Big Gaps In Exploration Are Normal

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Keith's note: As we approach the 50th anniversary of the first human landing on the Moon - and lament half a century of not going back - it is important to understand that there have often been lulls in exploration. These lulls can be distracting. They can also be enabling. While people in airplanes visited the south pole after the Amundsen/Scott expeditions, no one gave serious thought to attempt an overland trek for decades because - well, been there, done that. In the ensuing decades - punctuated by World War II - expeditionary technology made great advances.

When people tried this again, the trip was just as exciting but was enabled by half a century of technological and logistical advances. When we go back to the Moon, much of these lessons learned in Antarctica should be reviewed. Old concepts will still be valid - and they can be alloyed with half a century of technology and operational experience.

60 years today a New Zealand tractor team mounted as part of the Commonwealth Trans-Antarctic Expedition arrived at the South Pole. Led by Everest climber Sir Edmund Hillary, this was the first overland expedition to reach the pole since Amundsen and Scott had done so 47 years earlier.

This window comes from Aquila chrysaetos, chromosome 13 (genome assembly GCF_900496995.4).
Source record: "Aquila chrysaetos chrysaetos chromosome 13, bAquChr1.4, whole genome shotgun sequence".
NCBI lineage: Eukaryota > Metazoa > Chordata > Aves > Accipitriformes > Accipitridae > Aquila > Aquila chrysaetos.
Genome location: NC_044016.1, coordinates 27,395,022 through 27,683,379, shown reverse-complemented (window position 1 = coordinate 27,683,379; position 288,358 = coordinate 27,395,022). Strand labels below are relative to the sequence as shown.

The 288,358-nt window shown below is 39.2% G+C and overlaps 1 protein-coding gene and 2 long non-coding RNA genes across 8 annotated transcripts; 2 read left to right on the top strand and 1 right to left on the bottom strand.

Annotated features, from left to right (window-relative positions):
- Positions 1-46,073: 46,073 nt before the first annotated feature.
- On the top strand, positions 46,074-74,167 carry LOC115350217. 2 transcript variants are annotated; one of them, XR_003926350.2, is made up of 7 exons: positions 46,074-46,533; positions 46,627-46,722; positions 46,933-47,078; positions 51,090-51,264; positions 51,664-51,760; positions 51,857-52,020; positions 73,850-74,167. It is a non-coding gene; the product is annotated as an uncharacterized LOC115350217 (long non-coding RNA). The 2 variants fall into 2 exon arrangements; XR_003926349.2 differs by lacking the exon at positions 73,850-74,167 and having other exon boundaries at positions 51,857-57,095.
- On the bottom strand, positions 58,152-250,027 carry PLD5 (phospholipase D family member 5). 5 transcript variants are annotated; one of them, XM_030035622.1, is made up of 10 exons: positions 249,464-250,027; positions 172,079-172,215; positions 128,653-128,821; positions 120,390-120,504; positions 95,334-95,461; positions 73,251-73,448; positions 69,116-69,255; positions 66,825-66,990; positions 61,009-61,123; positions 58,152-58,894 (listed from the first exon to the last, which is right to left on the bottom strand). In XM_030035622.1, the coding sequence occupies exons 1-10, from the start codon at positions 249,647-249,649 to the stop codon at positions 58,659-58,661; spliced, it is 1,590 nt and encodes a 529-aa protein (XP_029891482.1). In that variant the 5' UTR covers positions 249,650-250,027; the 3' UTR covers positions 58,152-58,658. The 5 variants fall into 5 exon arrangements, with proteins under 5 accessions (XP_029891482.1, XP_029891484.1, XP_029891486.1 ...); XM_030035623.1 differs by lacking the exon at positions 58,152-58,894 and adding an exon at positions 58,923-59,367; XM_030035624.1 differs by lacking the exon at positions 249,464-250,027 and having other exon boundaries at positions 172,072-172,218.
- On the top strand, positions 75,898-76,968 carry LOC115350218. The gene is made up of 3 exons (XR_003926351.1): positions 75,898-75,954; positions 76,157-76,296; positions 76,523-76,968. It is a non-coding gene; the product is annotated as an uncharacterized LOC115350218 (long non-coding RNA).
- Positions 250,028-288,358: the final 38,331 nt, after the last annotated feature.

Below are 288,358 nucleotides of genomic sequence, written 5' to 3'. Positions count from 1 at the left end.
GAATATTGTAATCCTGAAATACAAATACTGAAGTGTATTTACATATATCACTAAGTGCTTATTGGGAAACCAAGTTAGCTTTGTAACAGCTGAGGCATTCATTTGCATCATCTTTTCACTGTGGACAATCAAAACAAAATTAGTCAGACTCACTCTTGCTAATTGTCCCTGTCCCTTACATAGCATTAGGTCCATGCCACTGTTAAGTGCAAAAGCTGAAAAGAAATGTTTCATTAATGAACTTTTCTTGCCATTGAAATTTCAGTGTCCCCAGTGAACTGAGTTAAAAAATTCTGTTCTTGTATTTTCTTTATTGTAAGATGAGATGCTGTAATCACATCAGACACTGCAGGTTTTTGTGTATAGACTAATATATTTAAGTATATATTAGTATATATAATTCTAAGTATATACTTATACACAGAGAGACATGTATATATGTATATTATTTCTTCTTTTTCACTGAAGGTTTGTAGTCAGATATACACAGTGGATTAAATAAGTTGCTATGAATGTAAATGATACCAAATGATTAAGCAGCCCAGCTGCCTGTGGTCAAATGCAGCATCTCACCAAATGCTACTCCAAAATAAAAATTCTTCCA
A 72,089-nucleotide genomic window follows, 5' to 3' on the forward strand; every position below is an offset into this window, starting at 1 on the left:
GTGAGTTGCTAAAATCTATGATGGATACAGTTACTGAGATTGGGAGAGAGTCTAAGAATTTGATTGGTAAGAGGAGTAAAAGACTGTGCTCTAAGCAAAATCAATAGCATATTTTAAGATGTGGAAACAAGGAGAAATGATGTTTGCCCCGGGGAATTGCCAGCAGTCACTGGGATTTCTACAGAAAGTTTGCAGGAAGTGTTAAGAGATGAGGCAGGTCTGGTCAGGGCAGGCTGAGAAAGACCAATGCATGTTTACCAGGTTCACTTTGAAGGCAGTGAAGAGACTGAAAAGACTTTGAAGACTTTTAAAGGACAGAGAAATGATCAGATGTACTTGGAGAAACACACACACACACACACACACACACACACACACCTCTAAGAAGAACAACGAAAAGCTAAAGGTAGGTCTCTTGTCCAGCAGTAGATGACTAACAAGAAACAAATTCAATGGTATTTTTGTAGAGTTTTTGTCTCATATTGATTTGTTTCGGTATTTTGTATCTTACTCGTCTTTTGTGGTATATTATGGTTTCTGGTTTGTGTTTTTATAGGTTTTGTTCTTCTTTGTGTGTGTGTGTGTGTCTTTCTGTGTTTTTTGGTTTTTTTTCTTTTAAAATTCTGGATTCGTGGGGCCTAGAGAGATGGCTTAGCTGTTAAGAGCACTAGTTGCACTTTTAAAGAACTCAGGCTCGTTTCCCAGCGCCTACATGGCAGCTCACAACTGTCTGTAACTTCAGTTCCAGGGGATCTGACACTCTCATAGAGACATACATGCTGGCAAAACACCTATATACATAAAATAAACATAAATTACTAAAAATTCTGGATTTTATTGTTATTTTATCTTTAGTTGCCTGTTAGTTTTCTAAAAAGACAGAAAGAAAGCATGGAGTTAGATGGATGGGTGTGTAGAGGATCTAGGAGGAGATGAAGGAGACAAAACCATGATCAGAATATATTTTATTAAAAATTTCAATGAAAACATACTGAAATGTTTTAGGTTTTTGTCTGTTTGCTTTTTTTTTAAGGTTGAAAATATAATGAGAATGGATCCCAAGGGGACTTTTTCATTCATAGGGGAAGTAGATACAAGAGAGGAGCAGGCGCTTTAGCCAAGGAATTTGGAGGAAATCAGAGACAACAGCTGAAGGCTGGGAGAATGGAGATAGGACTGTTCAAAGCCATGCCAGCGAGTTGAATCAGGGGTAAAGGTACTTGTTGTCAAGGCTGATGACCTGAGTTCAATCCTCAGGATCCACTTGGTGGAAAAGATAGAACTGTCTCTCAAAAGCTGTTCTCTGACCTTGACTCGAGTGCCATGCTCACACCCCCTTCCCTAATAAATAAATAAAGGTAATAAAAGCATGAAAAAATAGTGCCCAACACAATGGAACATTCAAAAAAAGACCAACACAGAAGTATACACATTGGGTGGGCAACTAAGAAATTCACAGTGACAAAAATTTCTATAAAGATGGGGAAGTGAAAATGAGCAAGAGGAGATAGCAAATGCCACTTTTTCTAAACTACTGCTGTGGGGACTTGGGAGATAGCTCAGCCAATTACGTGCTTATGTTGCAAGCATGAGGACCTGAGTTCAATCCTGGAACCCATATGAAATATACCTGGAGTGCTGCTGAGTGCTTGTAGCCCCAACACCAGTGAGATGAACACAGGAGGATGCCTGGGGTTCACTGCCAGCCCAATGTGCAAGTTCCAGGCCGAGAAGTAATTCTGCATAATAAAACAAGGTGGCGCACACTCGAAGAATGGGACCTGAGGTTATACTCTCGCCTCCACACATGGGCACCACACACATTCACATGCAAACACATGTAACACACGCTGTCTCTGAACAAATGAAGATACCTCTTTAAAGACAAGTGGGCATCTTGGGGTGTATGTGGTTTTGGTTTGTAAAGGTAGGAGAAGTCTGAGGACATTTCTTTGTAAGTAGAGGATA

An entry from their diary: "Kept going all day and toward the last 40 miles must have dropped at least 1,000ft. The last 20 miles had quite a hard wind packed surface with sastrugi in a SW direction. Derek and I were in the caboose just ready to change drivers when the tractors stopped, and Ed came back very excited from the lead tractor, he had spotted the Pole Station. We are now camped in sight of it and will move across to it tomorrow when we have had some well-earned sleep. The temp at 8pm was -13º F with a few snow-flakes, however the sky is quite clear with sun shining now and then. Everybody in high spirits now the journey is nearing its end. What a bleak place it is here!"

FYI Sir Edmund Hillary and Neil Armstrong once made a trip to the North Pole together. I was reminded of that in 2009 when I was in Nepal supporting astronaut Scott Parazynski's ascent of Everest. I made certain that some Apollo 11 Moon rocks visited a memorial to Sir Ed. The Moon rocks then went to the summit of Everest and then, with a piece of the summit of Everest, both rocks went to the ISS where they reside now in the cupola.

All great exploration and expeditionary endeavors have profound and numerous resonances that simultaneously propagate forward and backward across time. May that tradition continue.

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This page contains a single entry by Keith Cowing published on January 4, 2018 12:08 AM.

Expanding Beyond Earth: Others Seek To Lead While We Drag Our Feet was the previous entry in this blog.

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